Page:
When food is cheap and seemingly always available to us, it’s easy to toss and replace. Writing about food waste for The Atlantic in 2014, Elizabeth Segran pointed to both the shoppers who refuse to buy imperfect-looking fruit and the grocers who refuse to stock wonky produce. “Grocery stores routinely trash produce for being the wrong shape or containing minor blemishes,” Doug Rauch, the former president of the Trader Joe’s Company, told her.
And that’s the food that even gets that far. The UN estimates about 17% of food grown in North America is lost or wasted on the farm.
What can be done?
While it is an uphill battle, it’s not a lost cause. To combat improper planning, you need to plan. Look over your calendar, create a menu and shopping list, and then (the really hard part) only buy what’s on the list. When you have a plan for what you buy it’s less likely to go into the bin. Not sure how to store what you’ve got? This is an excellent resource.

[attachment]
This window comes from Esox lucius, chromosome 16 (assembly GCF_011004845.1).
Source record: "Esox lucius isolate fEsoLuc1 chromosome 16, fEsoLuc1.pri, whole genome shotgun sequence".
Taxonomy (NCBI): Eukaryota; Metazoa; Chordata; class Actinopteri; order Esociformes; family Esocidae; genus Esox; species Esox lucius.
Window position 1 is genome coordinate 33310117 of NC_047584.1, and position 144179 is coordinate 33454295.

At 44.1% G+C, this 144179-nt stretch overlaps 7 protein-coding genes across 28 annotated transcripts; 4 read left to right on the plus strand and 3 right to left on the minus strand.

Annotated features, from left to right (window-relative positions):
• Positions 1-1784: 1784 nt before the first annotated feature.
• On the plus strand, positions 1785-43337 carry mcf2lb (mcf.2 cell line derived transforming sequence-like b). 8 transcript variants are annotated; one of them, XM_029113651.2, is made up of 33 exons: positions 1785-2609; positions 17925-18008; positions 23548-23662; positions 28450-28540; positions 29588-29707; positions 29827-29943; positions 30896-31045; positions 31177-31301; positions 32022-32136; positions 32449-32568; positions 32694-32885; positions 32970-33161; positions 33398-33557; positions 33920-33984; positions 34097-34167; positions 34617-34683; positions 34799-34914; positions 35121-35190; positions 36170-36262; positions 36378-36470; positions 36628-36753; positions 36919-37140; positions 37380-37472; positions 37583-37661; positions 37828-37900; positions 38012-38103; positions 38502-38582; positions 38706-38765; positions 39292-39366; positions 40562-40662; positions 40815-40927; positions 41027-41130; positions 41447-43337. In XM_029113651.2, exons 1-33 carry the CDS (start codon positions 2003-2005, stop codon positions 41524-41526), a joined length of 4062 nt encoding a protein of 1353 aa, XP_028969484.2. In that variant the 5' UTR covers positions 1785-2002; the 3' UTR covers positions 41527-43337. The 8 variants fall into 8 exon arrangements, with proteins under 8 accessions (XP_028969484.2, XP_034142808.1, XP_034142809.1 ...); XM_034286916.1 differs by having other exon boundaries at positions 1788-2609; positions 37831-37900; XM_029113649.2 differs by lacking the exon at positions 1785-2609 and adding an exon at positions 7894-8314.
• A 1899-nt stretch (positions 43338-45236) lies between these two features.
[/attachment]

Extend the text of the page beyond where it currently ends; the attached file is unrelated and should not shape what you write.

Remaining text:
The dates on packaging can be a little misleading, so it’s best to use your nose. Any ‘best by’, ‘best before’, and ‘sell by’ dates are just suggestions. Only expiration dates (usually found on formula and baby foods) are hard and fast with no wiggle room. Everything else should be okay as long as you store it properly.
In the case of aesthetics...just get over it. Not every apple is the perfect apple. Are you chopping it up for a pie or putting on the cover of a magazine? Ugly Fruit & Veg maintains a list of shopping and delivery options for less-than-perfect produce. You may be surprised to find that your homely orange tastes just as good as the gorgeous one.